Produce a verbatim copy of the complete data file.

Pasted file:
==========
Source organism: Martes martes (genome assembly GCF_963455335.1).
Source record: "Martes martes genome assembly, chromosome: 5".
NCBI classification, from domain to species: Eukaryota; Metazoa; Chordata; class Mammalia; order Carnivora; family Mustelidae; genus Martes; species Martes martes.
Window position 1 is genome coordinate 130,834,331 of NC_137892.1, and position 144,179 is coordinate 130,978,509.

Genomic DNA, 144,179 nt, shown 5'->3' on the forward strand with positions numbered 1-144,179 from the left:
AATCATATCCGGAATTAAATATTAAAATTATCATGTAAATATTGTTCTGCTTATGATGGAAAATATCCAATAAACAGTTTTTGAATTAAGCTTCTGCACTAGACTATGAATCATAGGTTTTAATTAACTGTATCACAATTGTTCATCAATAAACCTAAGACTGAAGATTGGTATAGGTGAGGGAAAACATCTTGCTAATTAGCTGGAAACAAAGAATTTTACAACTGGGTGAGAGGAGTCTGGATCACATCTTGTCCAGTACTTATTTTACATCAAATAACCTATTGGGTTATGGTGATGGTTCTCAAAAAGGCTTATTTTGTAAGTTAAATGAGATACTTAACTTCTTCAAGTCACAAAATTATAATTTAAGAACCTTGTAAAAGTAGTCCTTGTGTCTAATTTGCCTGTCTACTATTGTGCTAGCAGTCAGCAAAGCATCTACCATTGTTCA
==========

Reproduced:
Source organism: Martes martes (genome assembly GCF_963455335.1).
Source record: "Martes martes genome assembly, chromosome: 5".
NCBI classification, from domain to species: Eukaryota; Metazoa; Chordata; class Mammalia; order Carnivora; family Mustelidae; genus Martes; species Martes martes.
Window position 1 is genome coordinate 130,834,331 of NC_137892.1, and position 144,179 is coordinate 130,978,509.

Genomic DNA, 144,179 nt, shown 5'->3' on the forward strand with positions numbered 1-144,179 from the left:
AATCATATCCGGAATTAAATATTAAAATTATCATGTAAATATTGTTCTGCTTATGATGGAAAATATCCAATAAACAGTTTTTGAATTAAGCTTCTGCACTAGACTATGAATCATAGGTTTTAATTAACTGTATCACAATTGTTCATCAATAAACCTAAGACTGAAGATTGGTATAGGTGAGGGAAAACATCTTGCTAATTAGCTGGAAACAAAGAATTTTACAACTGGGTGAGAGGAGTCTGGATCACATCTTGTCCAGTACTTATTTTACATCAAATAACCTATTGGGTTATGGTGATGGTTCTCAAAAAGGCTTATTTTGTAAGTTAAATGAGATACTTAACTTCTTCAAGTCACAAAATTATAATTTAAGAACCTTGTAAAAGTAGTCCTTGTGTCTAATTTGCCTGTCTACTATTGTGCTAGCAGTCAGCAAAGCATCTACCATTGTTCA